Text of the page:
Renowned rehab program for PD arrives in Sydney

Wednesday, 03 June, 2020

Renowned rehab program for PD arrives in Sydney

An internationally recognised rehabilitation initiative known as the PD Warrior program is being offered for the first time in Sydney’s north-west, with the potential to improve the symptoms of patients living with Parkinson’s disease.

The exercise-based program was developed by neurological physiotherapists and designed specifically for people recently diagnosed with Parkinson’s disease. The PD Warrior program taps into the brain’s ability to retrain itself by creating new nerve connections — known as neuroplastic change.

PD Warrior encourages participants to focus on challenging their mind and body to improve movement and overall symptoms of Parkinson’s disease.

The program is being delivered by rehabilitation provider Royal Rehab’s specially trained physiotherapists and an exercise physiologist. Group sessions are going ahead, with smaller class sizes to comply with social distancing regulations at Royal Rehab’s Ryde location.

Royal Rehab rehabilitation specialist Dr Anuka Parapuram said PD Warrior was an exciting new addition to Royal Rehab’s existing multidisciplinary rehab program for people with Parkinson’s disease.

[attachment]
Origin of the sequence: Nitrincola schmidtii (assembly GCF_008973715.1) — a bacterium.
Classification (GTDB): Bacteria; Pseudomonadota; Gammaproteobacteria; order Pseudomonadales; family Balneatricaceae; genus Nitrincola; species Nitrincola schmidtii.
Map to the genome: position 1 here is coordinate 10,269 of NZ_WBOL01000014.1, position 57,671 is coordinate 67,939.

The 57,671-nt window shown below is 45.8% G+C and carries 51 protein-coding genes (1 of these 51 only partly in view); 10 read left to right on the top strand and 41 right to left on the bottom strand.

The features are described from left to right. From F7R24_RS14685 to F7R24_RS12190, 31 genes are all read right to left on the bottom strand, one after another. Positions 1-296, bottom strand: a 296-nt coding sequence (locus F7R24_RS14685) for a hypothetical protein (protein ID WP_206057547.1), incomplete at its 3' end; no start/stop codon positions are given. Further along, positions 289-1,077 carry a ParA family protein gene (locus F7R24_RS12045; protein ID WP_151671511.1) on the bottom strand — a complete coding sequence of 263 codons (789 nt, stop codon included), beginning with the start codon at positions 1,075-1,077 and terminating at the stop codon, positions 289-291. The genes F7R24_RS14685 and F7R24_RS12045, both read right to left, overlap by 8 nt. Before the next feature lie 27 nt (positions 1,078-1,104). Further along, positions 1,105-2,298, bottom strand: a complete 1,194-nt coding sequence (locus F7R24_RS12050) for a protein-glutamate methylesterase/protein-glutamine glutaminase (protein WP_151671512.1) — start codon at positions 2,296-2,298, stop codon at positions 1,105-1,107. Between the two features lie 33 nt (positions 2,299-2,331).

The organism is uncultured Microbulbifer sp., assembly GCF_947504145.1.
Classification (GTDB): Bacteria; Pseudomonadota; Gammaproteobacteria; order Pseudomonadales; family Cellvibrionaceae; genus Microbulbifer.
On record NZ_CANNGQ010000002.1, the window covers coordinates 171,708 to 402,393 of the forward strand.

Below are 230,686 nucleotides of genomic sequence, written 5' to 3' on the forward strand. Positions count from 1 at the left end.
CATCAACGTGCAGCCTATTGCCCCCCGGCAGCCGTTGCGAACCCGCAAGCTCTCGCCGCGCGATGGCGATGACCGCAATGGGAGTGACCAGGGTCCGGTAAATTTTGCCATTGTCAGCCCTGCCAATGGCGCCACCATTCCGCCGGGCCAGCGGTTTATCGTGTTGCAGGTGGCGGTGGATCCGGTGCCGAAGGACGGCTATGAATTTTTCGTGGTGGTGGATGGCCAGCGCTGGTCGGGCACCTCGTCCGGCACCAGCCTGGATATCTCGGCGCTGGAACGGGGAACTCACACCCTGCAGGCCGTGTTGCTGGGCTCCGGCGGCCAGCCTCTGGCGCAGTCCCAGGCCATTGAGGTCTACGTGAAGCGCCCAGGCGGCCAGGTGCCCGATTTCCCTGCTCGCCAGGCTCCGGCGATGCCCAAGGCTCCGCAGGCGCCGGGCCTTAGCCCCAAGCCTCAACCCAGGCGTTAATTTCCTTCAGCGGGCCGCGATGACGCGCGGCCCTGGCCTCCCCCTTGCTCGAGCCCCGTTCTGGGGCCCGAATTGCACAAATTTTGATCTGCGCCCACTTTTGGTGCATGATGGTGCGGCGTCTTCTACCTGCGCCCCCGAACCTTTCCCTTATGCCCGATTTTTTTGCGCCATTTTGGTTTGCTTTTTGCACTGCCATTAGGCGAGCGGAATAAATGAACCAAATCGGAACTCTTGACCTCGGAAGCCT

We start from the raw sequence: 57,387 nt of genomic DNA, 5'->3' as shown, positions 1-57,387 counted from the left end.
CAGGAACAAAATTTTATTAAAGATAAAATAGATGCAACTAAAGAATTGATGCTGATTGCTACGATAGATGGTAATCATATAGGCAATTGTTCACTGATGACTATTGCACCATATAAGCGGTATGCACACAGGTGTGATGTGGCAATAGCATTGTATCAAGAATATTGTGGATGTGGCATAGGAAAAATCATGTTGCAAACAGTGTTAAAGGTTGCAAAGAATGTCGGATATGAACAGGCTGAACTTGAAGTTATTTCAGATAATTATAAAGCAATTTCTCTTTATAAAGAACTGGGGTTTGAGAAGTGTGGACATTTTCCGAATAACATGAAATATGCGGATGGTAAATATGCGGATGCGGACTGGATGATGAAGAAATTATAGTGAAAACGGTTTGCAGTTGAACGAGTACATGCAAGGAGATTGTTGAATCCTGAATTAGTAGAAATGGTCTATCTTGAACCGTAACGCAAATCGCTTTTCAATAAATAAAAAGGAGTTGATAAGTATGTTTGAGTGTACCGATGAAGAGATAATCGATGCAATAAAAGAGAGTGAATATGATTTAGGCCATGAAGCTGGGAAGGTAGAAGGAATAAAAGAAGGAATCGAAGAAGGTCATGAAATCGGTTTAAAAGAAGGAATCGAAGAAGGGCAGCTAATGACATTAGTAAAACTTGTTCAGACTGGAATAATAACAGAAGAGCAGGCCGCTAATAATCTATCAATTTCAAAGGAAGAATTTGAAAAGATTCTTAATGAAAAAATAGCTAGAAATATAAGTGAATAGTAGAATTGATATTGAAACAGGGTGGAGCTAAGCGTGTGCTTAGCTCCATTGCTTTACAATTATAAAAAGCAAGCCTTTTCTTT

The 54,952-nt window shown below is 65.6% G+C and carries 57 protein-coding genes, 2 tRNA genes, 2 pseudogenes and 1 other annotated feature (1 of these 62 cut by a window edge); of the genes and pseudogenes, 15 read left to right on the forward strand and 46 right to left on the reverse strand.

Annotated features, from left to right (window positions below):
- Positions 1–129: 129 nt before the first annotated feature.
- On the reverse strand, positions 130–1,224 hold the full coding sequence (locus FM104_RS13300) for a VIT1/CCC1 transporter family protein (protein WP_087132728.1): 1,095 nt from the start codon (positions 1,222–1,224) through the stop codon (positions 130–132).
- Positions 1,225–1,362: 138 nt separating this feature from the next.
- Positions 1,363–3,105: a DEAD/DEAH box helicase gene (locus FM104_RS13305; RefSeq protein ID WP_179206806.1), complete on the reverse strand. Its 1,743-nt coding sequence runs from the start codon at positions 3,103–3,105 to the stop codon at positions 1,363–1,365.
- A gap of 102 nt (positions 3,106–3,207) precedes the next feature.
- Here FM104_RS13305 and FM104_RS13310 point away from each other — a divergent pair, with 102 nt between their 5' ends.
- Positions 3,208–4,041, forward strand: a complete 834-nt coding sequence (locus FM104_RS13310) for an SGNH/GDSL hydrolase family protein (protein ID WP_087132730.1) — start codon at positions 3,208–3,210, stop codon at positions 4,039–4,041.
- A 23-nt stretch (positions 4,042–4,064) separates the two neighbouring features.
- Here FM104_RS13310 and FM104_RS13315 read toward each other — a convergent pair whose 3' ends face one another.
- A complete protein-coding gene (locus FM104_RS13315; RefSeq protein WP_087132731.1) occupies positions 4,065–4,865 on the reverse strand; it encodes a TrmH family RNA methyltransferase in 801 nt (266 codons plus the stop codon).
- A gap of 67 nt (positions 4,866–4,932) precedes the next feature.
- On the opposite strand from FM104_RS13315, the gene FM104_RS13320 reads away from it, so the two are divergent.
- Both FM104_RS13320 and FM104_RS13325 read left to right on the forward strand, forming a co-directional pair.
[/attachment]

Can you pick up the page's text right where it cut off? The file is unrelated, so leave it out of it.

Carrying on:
“The group-based program helps both the physical and cognitive symptoms that occur with Parkinson’s disease, in a fun and social way,” Dr Parapuram said.

“We think the PD Warrior program could have a number of benefits for those with Parkinson’s disease who may have been spending more time alone these last few months or not participating in as many of their regular outings or activities.”

PD Warrior founder and specialist neurological physiotherapist Melissa McConaghy said she is excited to be partnering with Royal Rehab.

“With their reputation for clinical excellence and treating complex neurological cases, Royal Rehab is the perfect fit for the PD Warrior program. We are proud to be working alongside them,” McConaghy said.

According to Royal Rehab’s physiotherapy professional leader, Sarah Fereday, exercise can be a form of medicine for people with Parkinson’s disease.

“Recent evidence shows that early intervention is effective in improving quality of life for people living with Parkinson’s disease. We look forward to creating a fun, dynamic environment for people with Parkinson’s disease to exercise in, along with supporting them to incorporate long-term exercise plans into their everyday life,” she said.

Images courtesy of Royal Rehab.

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